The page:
Marco Benevento is riding a creative surge. Case in point is the 30-year old keyboardist’s debut studio album Invisible Baby, scheduled for release February 12 on HYENA Records. The collection proves Benevento a sonic innovator in peak form, defying boundaries and blasting through genres to carve out his own universe. Invisible Baby was recorded in a trio configuration with Benevento joined by bassist Reed Mathis (Jacob Fred Jazz Odyssey) and drummers Matt Chamberlain (Tori Amos) and Andrew Barr (The Slip). Having earned a multitude of young fans and critical acclaim for his visionary electric keyboard work as one half of post rock instrumentalists The Benevento/Russo Duo, here Benevento utilizes acoustic piano as his main voice. His instincts, however, for arranging sound in fresh and unexpected ways remain firmly intact. On Invisible Baby‘s eight original compositions, Benevento runs his piano through projector amps and Leslie speakers, coloring the tracks with Mellotron, Speak N Spell, banjo, a vintage church pump organ and all sorts of circuit bent toys which have become his trademark.
"When I came to NYC in 2001, my plan was to make a trio record. I studied with Joanne Brackeen, Kenny Werner and Brad Mehldau. I hung with Mehldau and listened to Largo unmixed and mastered at his house in 2001 while I was studying with him," says Benevento. "I played two to three gigs a day in NYC, did the jam sessions and played with some incredible NYC musicians. For me this album fulfills something that I’ve wanted to do since I moved here."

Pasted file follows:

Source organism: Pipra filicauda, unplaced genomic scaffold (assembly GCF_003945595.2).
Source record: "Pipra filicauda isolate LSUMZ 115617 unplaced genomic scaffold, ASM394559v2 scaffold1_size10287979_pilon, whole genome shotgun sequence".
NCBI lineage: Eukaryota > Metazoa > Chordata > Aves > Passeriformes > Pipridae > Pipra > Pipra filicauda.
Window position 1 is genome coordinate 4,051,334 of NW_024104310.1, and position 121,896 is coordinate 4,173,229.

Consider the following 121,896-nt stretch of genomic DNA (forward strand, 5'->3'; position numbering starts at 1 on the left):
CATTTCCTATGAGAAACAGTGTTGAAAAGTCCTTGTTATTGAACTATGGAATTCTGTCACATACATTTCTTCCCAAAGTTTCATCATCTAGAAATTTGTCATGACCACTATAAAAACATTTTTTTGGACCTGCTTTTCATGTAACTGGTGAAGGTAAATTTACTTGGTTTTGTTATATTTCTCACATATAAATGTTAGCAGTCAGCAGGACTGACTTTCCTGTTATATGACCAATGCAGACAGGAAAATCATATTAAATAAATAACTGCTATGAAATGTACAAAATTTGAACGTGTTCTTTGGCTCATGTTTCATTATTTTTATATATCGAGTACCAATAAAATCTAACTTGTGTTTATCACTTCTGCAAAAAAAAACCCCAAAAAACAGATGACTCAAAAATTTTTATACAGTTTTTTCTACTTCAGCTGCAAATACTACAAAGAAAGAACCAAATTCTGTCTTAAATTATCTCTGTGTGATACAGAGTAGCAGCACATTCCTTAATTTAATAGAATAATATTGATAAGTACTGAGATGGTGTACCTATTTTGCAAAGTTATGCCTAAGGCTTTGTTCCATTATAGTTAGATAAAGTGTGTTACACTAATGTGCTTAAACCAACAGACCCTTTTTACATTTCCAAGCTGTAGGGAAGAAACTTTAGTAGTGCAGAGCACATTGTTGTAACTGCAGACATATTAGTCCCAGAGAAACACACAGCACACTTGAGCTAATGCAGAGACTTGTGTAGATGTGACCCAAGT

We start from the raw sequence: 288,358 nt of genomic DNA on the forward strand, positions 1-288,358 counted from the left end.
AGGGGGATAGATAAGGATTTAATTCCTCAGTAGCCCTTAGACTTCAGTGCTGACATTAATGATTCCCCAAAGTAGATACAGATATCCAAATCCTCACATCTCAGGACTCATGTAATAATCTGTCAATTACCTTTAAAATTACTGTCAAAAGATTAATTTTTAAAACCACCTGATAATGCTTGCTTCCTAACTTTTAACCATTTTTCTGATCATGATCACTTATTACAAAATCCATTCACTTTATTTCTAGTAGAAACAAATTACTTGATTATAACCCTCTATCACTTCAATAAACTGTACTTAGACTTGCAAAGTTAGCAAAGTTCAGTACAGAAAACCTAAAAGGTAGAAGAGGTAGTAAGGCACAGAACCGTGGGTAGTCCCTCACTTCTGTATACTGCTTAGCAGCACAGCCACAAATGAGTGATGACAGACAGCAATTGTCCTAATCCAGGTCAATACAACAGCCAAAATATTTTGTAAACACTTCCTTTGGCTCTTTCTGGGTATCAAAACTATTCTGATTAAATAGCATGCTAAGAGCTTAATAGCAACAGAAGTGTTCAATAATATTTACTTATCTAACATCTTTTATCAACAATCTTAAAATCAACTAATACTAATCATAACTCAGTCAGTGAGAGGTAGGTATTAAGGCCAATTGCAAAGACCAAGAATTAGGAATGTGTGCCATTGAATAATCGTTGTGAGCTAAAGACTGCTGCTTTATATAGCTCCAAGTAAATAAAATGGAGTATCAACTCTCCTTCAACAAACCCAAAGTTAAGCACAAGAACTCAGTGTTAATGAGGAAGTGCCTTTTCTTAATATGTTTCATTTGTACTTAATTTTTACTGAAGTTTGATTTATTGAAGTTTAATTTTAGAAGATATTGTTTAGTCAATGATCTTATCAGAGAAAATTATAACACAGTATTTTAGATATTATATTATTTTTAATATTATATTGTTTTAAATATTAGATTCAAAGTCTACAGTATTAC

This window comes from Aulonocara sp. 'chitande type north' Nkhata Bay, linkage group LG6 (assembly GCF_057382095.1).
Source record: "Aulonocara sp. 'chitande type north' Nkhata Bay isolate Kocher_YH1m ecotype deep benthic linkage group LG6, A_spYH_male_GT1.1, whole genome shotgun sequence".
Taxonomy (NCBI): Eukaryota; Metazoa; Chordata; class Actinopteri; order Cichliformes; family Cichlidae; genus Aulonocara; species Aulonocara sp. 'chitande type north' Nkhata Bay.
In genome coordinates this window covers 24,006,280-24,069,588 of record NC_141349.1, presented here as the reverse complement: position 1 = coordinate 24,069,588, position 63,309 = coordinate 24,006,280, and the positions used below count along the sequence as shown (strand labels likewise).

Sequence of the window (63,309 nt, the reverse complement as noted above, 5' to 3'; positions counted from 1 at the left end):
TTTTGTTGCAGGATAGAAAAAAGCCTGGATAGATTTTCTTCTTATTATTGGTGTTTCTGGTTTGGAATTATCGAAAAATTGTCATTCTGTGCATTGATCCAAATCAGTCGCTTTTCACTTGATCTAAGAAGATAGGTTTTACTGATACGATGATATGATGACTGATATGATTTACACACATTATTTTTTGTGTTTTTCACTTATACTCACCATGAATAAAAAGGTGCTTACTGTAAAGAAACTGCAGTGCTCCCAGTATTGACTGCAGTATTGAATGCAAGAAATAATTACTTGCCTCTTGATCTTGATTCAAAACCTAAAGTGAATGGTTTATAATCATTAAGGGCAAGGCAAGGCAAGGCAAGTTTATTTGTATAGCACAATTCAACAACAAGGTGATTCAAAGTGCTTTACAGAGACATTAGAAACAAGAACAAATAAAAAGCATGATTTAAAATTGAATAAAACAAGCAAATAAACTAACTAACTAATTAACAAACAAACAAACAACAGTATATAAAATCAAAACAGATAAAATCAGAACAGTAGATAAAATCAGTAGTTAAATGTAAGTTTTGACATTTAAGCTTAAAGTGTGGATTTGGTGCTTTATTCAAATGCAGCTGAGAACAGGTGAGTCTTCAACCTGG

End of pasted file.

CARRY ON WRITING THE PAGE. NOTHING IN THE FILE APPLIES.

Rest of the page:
Invisible Baby‘s highlights include "Bus Ride," which unfolds around a hypnotic banjo figure played by Marco Benevento. There’s a majestic drama to the performance that’s punctuated by Reed Mathis’ distorted bass chords and Matt Chamberlain’s four to the floor, big beat. "Record Book" is an elegant gem, defined by understatement and restraint. Where the listener might expect the piece to crest, Benevento pulls back opting instead for impressionism. If there were still instrumental hit singles, "The Real Morning Party" would be Benevento’s "Green Onions," "Grazin’ In The Grass" or "Rockit." It’s a quirky, feel-good jam with an instantly infectious melody. Simultaneously, it’s one of the album’s best headphone tracks. The melody is played on a Farfisa Fast 2 with a warm blanket of combo organs, Wurlitzer and percussion (including Andrew Barr playing brake pads and silver salad bowl). The gorgeous composition "Ruby," named after Benevento’s baby daughter, came to him in a dream before she was born. As he explains, "what moved me to write this song was the part in my dream when she fell asleep in my arms. I tried to make that mental space last. Also, the circuit bent toys are sort of twisted, but reminiscent of childhood." "Are You The Favorite Person Of Anybody" takes a jazz trio’s approach to exploring the aural and emotional territory of a band like Radiohead. Its melody floats on a warbling bed of Mellotron, gradually gaining momentum and falling away before the trio works itself into an intense crescendo.